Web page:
God save the date – Britain is set to be treated with an extra day off in 2022 to mark the Queen reaching 70 years on the throne. The May bank holiday weekend will instead run for four days from Thursday 2 June 2022 to allow for what is being billed as a “blockbuster” celebration of the platinum jubilee. Following a tradition stretching back to the reign of Queen Victoria, a platinum jubilee medal will be awarded to people working in public service, such as armed forces personnel and those in the emergency services.

Today in Focus podcast: Can friendship trump politics?

Karen Ward and Karen Cotter live in the town of Bloomsburg, Pennsylvania. There is one thing on which they really don’t agree: politics, and in particular, Donald Trump. Despite everything that sets them apart, these two women have become close friends and believe there is a way to heal the political rift that has torn apart so many communities in the past four years.

Today in Focus

Can friendship trump politics?

00:00:00
00:33:35

Lunchtime read: Why intersectionality matters

Kimberlé Crenshaw, a lawyer and one of the most influential black feminist legal theorists in the US, founded “intersectionality” – the idea that different forms of discrimination, such as sexism and racism, can overlap and compound each other. From police brutality to sexual harassment, she fights to ensure black women’s experiences are not ignored. So why are her ideas being denounced?

Kimberlé Crenshaw, American lawyer, civil rights advocate, philosopher and leading scholar of critical race theory
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Kimberlé Crenshaw, American lawyer, civil rights advocate, philosopher and leading scholar of critical race theory. Photograph: Philip Cheung/The Guardian

Sport

Ninety-two hopefuls will line up for the Masters at Augusta with the sport of golf edgy over what will transpire if Bryson DeChambeau shows this iconic course can be dismantled by power. Gareth Southgate says that Greg Clarke had no alternative but to resign from his position as the FA’s chairman after making remarks that were “not acceptable” on Tuesday. Joe Gomez has suffered an injury at St George’s Park in the preparations for today’s England friendly with the Republic of Ireland at Wembley.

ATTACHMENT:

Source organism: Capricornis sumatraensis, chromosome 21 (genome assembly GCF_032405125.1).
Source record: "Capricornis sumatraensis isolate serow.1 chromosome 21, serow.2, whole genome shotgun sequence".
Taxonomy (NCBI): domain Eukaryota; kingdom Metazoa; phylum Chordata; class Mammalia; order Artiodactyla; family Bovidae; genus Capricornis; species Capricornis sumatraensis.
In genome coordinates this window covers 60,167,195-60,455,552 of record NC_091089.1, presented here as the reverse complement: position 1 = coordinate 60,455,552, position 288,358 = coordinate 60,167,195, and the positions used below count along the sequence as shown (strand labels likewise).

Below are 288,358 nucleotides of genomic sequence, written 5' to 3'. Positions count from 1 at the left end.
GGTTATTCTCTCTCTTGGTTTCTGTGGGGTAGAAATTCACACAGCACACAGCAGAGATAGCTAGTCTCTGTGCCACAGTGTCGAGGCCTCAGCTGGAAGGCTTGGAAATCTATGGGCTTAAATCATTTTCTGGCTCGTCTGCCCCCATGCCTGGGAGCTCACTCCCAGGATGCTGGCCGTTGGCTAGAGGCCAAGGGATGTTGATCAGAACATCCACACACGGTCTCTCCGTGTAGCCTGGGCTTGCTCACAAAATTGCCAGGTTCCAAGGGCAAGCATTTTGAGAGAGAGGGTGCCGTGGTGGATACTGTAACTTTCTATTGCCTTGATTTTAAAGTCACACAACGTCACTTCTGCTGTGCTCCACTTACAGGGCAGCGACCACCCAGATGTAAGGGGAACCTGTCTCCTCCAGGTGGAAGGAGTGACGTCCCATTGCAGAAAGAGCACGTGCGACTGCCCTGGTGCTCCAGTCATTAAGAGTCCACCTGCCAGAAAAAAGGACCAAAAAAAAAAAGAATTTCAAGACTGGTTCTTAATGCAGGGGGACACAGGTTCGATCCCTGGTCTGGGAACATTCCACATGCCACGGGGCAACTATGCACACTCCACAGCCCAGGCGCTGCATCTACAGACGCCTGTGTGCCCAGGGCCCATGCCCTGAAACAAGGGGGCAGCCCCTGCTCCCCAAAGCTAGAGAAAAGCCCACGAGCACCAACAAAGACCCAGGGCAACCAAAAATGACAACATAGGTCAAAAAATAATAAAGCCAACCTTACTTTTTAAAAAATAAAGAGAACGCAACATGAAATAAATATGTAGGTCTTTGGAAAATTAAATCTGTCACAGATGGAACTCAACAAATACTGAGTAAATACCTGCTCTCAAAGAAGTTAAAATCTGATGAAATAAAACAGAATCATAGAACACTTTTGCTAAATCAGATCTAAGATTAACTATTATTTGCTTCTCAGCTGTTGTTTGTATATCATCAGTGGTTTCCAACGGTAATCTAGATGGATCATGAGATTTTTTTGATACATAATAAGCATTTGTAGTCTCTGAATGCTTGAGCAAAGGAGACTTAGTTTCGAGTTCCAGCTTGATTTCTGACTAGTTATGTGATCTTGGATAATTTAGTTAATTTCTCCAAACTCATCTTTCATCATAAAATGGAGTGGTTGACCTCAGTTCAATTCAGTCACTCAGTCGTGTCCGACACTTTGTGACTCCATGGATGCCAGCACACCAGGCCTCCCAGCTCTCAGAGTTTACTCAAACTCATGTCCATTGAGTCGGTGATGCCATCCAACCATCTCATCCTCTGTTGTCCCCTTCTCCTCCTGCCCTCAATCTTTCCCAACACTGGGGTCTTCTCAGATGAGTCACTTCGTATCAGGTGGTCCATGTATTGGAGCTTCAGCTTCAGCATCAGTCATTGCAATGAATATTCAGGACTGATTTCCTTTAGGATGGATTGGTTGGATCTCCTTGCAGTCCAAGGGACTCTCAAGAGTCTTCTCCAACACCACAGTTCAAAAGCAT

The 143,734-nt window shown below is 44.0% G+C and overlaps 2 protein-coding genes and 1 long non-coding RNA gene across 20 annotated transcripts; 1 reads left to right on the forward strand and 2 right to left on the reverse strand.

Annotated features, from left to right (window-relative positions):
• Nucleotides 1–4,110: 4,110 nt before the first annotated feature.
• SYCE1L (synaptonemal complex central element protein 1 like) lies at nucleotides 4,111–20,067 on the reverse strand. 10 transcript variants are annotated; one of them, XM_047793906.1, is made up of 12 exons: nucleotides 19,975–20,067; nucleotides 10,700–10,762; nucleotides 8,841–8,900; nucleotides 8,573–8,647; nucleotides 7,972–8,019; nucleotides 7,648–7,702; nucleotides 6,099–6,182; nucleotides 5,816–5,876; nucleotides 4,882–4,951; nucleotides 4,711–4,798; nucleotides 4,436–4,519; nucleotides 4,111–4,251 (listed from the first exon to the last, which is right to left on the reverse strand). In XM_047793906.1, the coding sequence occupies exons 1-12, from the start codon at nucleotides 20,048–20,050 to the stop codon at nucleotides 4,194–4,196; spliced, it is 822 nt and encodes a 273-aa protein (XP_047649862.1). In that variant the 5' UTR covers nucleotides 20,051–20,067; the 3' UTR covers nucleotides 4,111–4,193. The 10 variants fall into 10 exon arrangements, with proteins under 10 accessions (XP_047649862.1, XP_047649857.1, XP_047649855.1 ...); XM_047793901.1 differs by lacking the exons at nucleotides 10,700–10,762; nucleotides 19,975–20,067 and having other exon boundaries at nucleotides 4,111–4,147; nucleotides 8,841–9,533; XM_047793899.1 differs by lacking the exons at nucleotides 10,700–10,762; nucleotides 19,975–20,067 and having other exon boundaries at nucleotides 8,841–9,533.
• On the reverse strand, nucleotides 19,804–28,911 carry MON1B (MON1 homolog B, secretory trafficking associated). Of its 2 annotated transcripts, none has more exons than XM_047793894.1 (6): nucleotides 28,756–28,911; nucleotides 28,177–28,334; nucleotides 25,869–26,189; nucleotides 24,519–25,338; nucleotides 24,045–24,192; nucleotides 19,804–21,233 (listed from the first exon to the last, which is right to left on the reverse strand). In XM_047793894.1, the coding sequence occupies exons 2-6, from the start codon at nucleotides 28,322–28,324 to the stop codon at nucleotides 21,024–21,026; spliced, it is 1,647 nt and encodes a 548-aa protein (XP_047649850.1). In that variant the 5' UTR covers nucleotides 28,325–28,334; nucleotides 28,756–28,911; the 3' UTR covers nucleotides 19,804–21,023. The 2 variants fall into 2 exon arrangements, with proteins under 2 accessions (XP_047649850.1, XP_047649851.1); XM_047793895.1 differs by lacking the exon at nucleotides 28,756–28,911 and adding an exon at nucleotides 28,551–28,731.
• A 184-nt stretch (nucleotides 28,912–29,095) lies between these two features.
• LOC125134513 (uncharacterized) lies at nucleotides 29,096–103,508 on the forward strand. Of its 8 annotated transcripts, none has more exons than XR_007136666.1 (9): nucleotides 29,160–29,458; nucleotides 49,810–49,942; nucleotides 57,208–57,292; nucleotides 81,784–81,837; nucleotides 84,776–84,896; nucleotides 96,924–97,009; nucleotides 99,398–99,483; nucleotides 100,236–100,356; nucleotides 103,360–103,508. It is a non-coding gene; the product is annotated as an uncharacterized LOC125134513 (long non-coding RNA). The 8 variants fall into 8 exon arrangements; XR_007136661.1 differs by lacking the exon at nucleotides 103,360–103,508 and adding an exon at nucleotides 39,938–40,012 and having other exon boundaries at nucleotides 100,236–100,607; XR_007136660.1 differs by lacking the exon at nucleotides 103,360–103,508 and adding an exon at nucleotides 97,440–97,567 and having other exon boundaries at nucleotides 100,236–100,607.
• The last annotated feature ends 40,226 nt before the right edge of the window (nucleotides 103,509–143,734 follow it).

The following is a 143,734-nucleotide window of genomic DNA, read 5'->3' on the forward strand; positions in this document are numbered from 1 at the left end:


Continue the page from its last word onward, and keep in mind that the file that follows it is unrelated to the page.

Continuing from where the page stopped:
Professional female footballers have been left in the dark during the pandemic, with players’ unions in 47 countries – 69% – reporting that communication from clubs and leagues has been poor or very poor. The former captain Dylan Hartley was a surprise addition to England’s training bubble on Wednesday as Eddie Jones’s side ramped up preparations for their Autumn Nations Cup opener against “brutal” Georgia. Wales sacked their defence coach, Byron Hayward, after a first home defeat to Scotland for 18 years on Halloween, but of the players who started in Llanelli that afternoon 14 have kept their places for Friday’s Autumn Nations Cup opener against Ireland in Dublin. And British Cycling has sacked the coach entrusted with helping Jason Kenny become Britain’s most successful Olympian in Tokyo next year for gross misconduct after “repeated warnings that his behaviours fell short of the standards expected”.

Business

Britain’s low- and middle-income households are “sleepwalking into a debt crisis” after a steep rise in emergency borrowing to cope with the Covid-driven recession. The debt charity Stepchange found that household borrowing and arrears linked to the coronavirus pandemic have soared 66% since May to £10.3bn. The number of people who are in severe debt has nearly doubled to 1.2 million since March. The FTSE 100 is set to tumble 1% when it opens later this morning. The pound is on $1.321 and €1.122.

The papers

The third-edition splash in the Guardian is “Downing Street in turmoil after key Johnson adviser steps down”. Our earlier front-page lead was the government admitting that millions may get vaccines that are less effective if they prove more speedily available than the most promising versions. The Telegraph has “PM’s adviser quits in No 10 power battle” and in the Times it’s done as “Brexiteer quits No 10 after power struggle”.

Guardian front page, Thursday 12 November 2020
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Guardian front page, Thursday 12 November 2020. Photograph: Guardian

“For pity’s sake, just let them hold hands” – the Mail campaigns for Christmas family reunions for care home residents, while “Meltdown at No 10” is a puff across the top, with a picture implicating Carrie Symonds in Cain’s departure (“Carried away” could have been a starter there, oh well). “Vaccine safe enough for my mum” says the Mirror, a sentiment expressed by Jonathan Van-Tam, the deputy chief medical officer. In a dubious move the Metro goes with “Van-Tam: jab for mam”.

The i has more Van-Tam advice: “Save vaccines for the NHS” – he said they should be distributed based on need and not sold privately, so the wealthy can’t jump the queue. The Sun put some words about TV celebrities in a bag, shook it and this headline fell out: “The only Wales is Essex”. The Financial Times has a story we’ve covered here: “Sunak review targets increase in capital gains tax to boost coffers”. Phrases like “review targets” and “boost coffers” are probably on keyboard shortcuts over at the FT.